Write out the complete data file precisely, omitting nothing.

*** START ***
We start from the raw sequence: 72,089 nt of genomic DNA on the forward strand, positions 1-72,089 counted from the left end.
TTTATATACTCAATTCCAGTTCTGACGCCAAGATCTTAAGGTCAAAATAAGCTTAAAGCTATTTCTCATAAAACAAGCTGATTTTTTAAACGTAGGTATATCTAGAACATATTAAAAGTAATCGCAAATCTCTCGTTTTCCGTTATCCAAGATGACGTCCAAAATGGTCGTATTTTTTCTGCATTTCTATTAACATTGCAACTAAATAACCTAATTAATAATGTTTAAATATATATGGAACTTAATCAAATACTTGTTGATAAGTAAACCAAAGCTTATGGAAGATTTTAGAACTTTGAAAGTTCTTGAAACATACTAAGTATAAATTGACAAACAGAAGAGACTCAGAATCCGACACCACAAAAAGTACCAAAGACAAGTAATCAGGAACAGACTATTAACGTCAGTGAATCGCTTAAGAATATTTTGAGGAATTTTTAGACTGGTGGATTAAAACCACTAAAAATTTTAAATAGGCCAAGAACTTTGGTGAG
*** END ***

We start from the raw sequence: 72,089 nt of genomic DNA on the forward strand, positions 1-72,089 counted from the left end.
TTTATATACTCAATTCCAGTTCTGACGCCAAGATCTTAAGGTCAAAATAAGCTTAAAGCTATTTCTCATAAAACAAGCTGATTTTTTAAACGTAGGTATATCTAGAACATATTAAAAGTAATCGCAAATCTCTCGTTTTCCGTTATCCAAGATGACGTCCAAAATGGTCGTATTTTTTCTGCATTTCTATTAACATTGCAACTAAATAACCTAATTAATAATGTTTAAATATATATGGAACTTAATCAAATACTTGTTGATAAGTAAACCAAAGCTTATGGAAGATTTTAGAACTTTGAAAGTTCTTGAAACATACTAAGTATAAATTGACAAACAGAAGAGACTCAGAATCCGACACCACAAAAAGTACCAAAGACAAGTAATCAGGAACAGACTATTAACGTCAGTGAATCGCTTAAGAATATTTTGAGGAATTTTTAGACTGGTGGATTAAAACCACTAAAAATTTTAAATAGGCCAAGAACTTTGGTGAG